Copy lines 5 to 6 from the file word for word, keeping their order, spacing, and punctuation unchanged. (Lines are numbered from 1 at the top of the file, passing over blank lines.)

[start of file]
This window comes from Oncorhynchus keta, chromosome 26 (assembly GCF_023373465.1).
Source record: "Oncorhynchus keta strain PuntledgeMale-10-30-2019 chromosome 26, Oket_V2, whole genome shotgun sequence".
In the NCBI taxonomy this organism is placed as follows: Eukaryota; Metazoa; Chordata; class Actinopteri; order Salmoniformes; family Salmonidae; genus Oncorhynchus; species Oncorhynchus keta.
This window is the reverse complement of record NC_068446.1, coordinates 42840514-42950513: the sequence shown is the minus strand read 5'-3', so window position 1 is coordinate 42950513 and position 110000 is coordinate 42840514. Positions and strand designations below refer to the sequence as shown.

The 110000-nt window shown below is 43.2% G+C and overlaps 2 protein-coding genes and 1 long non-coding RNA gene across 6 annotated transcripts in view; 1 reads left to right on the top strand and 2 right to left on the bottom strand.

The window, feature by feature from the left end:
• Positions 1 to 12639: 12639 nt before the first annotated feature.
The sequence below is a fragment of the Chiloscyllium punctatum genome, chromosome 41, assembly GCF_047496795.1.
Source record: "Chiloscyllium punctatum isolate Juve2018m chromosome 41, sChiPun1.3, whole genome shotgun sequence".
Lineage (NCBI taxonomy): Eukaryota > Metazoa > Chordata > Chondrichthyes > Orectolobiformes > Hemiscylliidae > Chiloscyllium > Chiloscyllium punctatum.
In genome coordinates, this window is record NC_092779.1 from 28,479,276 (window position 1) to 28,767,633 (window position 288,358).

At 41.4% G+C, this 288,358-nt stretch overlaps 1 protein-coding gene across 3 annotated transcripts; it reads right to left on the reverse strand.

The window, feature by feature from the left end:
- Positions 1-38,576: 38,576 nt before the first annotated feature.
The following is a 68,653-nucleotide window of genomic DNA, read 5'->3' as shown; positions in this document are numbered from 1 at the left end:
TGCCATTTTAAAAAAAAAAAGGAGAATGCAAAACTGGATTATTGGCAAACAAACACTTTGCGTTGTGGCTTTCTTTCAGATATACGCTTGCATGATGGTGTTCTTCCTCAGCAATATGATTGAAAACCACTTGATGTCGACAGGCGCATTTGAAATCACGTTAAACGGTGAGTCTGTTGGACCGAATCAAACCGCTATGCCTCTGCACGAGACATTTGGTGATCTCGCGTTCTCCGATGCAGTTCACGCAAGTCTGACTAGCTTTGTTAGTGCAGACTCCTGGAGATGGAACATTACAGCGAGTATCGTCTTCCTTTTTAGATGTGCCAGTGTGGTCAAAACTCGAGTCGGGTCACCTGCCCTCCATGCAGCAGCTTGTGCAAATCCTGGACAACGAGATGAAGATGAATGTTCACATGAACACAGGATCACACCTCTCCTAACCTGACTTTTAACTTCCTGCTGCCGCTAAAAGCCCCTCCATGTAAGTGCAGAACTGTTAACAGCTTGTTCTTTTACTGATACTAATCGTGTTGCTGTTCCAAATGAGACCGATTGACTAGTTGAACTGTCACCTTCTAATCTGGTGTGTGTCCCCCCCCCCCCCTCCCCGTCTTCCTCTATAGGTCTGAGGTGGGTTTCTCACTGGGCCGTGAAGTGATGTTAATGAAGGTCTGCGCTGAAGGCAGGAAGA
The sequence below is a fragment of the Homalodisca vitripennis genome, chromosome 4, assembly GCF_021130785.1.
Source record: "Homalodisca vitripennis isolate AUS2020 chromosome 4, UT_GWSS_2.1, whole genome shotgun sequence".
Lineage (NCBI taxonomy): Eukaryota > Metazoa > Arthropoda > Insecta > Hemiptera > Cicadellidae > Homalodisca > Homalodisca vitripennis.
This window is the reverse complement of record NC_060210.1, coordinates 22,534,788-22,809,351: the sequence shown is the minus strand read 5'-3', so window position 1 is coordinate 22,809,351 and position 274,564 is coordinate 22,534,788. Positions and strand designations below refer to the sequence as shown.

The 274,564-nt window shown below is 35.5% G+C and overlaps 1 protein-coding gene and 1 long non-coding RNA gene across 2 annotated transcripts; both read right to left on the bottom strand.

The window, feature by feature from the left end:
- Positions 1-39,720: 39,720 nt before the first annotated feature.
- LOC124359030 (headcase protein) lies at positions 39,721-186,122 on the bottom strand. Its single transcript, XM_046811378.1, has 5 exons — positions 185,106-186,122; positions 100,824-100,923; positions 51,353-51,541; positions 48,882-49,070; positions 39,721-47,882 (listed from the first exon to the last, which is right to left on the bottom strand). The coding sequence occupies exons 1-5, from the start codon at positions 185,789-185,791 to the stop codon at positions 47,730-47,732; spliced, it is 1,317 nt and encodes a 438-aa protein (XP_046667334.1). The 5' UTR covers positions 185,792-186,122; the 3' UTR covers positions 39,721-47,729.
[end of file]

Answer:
The 110000-nt window shown below is 43.2% G+C and overlaps 2 protein-coding genes and 1 long non-coding RNA gene across 6 annotated transcripts in view; 1 reads left to right on the top strand and 2 right to left on the bottom strand.

The window, feature by feature from the left end: